This is IN THE NEWS in VOA Special English.
week, President Obama signed an expansion of federal law on hate crimes. Such
laws provide more investigative resources or longer sentences, or both, for
crimes driven by prejudice.
now, federal law has covered crimes based on a victim's race, color, religion
or national origin. Congress first acted in nineteen sixty-eight after the
murder of civil rights leader Martin Luther King.
after years of effort by gay rights groups and others, the law will include sexual
orientation. And it will extend protection to those victimized because of their
gender or gender identity or a disability.
The new act passed by Congress is named
for two victims of hate crimes. Matthew Shepard was a gay college student
murdered in Wyoming in nineteen ninety-eight. That same year, three white men
in Texas beat a black man, James Byrd Junior, and pulled him to his death
behind a truck.
Democrats attached the new hate crimes
legislation to a major defense bill that had to be passed. Republicans wanted
to consider it separately. John Boehner, the minority leader in the House of
Representatives, called it "thought crimes" legislation and "radical
a statement, he said "all violent crimes should be prosecuted vigorously."
The legislation, he said, "places a higher value on some lives than others."
Most of the states also have some form
of laws of their own dealing with hate crimes. More than seven thousand six
hundred incidents were reported nationwide in two thousand seven, the most
recent year available. Seventeen percent were linked to sexual orientation.
Lawrence is a dean at George Washington University Law School. He says the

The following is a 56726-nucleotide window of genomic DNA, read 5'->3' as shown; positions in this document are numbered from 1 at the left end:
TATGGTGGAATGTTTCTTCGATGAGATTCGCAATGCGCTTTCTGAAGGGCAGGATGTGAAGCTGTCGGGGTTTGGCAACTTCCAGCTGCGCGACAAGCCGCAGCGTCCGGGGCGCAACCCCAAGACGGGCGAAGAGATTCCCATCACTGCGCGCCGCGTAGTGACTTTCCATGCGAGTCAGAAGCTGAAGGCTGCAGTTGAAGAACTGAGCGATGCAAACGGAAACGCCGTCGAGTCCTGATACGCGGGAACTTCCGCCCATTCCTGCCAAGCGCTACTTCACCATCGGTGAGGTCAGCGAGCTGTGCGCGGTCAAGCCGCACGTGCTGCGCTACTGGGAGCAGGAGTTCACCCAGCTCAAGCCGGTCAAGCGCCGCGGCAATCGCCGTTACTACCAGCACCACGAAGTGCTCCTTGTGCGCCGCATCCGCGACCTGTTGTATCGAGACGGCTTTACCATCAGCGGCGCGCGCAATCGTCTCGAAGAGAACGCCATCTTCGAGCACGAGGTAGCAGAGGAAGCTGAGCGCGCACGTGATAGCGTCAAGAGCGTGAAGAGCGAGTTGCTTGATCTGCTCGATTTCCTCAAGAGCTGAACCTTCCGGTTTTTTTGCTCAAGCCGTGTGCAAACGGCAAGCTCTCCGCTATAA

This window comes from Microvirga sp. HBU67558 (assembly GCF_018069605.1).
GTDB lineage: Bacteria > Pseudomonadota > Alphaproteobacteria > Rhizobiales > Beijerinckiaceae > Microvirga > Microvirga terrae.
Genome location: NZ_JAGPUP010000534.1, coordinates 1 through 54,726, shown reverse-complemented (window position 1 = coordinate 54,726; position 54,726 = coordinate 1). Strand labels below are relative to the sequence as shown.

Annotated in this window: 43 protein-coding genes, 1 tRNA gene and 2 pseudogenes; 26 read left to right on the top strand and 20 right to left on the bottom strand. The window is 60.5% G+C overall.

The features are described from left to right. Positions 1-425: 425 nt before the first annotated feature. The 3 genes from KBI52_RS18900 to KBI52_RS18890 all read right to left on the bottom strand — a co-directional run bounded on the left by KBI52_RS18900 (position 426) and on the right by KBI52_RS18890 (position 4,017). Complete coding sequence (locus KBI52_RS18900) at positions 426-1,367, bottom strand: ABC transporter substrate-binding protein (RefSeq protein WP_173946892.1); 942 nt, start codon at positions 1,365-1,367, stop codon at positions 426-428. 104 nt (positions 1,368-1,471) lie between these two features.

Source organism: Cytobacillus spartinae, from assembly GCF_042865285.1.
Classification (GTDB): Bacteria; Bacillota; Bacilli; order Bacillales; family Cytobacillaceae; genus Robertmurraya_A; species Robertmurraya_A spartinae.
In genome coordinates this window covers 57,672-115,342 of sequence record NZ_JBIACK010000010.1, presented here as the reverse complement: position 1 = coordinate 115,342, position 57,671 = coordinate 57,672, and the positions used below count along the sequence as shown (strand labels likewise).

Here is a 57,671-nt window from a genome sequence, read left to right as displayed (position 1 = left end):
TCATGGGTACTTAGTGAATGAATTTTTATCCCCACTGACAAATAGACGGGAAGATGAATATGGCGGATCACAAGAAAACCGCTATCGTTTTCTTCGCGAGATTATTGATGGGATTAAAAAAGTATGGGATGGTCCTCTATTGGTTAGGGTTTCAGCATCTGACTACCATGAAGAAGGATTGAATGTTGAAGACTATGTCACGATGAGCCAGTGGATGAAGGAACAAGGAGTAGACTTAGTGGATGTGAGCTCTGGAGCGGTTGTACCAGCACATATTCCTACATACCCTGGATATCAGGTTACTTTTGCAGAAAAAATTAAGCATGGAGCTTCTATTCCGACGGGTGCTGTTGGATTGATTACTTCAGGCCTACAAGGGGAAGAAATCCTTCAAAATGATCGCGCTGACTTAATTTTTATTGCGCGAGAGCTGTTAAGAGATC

United States has been somewhat of a leader in passing hate crimes legislation.
Now such laws are becoming more common internationally.
take different forms in different countries. For example, some countries ban speech
that could incite hatred. Germany bans showing symbols of its Nazi past.
the United States, free speech is protected by the Constitution. But social and
religious conservatives expressed fears that they might now be accused of a hate
crime if they denounced homosexuality. Professor Lawrence says the new federal
law -- meant to prevent violence -- will not limit free speech rights.
On a separate issue, Secretary of State Hillary Clinton
this week criticized international efforts by Islamic countries to ban
HILLARY CLINTON: "The best antidote to intolerance
is not the 'Defamation of Religions' approach of banning and punishing
offensive speech, but rather a combination of robust legal protections against
discrimination and hate crimes, proactive government outreach to minority
religious groups, and a vigorous defense of both freedom of religion and
Organization of the Islamic Conference has been urging the United Nations to
approve anti-defamation measures.
And that's IN THE NEWS in VOA Special English, written
by Brianna Blake. You can find transcripts and podcasts of our programs -- and
share comments -- at voaspecialenglish.com. I'm Bob Doughty.